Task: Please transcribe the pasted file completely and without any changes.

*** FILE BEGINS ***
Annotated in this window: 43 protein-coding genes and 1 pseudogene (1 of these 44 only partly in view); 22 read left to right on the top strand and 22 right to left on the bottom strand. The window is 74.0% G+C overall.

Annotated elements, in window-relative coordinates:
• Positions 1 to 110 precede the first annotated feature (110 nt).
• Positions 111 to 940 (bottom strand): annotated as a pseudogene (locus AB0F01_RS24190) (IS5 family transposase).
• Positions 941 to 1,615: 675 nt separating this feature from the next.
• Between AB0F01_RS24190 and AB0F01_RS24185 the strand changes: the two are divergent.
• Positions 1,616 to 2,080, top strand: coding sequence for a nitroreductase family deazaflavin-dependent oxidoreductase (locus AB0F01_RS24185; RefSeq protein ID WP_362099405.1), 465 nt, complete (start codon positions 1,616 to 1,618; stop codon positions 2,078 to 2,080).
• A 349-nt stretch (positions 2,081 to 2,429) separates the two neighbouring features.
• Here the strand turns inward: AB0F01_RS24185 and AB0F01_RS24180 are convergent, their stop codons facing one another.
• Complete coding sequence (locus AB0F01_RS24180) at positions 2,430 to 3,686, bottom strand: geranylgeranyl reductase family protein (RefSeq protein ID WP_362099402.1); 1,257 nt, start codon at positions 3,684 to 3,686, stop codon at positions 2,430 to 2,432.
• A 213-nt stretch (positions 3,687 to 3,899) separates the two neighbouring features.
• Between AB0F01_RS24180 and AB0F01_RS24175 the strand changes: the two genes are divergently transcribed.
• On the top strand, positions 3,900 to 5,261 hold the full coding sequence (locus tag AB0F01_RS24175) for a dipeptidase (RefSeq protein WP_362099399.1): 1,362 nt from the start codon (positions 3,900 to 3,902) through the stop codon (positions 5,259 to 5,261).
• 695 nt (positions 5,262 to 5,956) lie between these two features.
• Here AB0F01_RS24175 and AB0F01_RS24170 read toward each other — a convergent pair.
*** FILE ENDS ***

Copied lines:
Annotated in this window: 43 protein-coding genes and 1 pseudogene (1 of these 44 only partly in view); 22 read left to right on the top strand and 22 right to left on the bottom strand. The window is 74.0% G+C overall.

Annotated elements, in window-relative coordinates:
• Positions 1 to 110 precede the first annotated feature (110 nt).
• Positions 111 to 940 (bottom strand): annotated as a pseudogene (locus AB0F01_RS24190) (IS5 family transposase).
• Positions 941 to 1,615: 675 nt separating this feature from the next.
• Between AB0F01_RS24190 and AB0F01_RS24185 the strand changes: the two are divergent.
• Positions 1,616 to 2,080, top strand: coding sequence for a nitroreductase family deazaflavin-dependent oxidoreductase (locus AB0F01_RS24185; RefSeq protein ID WP_362099405.1), 465 nt, complete (start codon positions 1,616 to 1,618; stop codon positions 2,078 to 2,080).
• A 349-nt stretch (positions 2,081 to 2,429) separates the two neighbouring features.
• Here the strand turns inward: AB0F01_RS24185 and AB0F01_RS24180 are convergent, their stop codons facing one another.
• Complete coding sequence (locus AB0F01_RS24180) at positions 2,430 to 3,686, bottom strand: geranylgeranyl reductase family protein (RefSeq protein ID WP_362099402.1); 1,257 nt, start codon at positions 3,684 to 3,686, stop codon at positions 2,430 to 2,432.
• A 213-nt stretch (positions 3,687 to 3,899) separates the two neighbouring features.
• Between AB0F01_RS24180 and AB0F01_RS24175 the strand changes: the two genes are divergently transcribed.
• On the top strand, positions 3,900 to 5,261 hold the full coding sequence (locus tag AB0F01_RS24175) for a dipeptidase (RefSeq protein WP_362099399.1): 1,362 nt from the start codon (positions 3,900 to 3,902) through the stop codon (positions 5,259 to 5,261).
• 695 nt (positions 5,262 to 5,956) lie between these two features.
• Here AB0F01_RS24175 and AB0F01_RS24170 read toward each other — a convergent pair.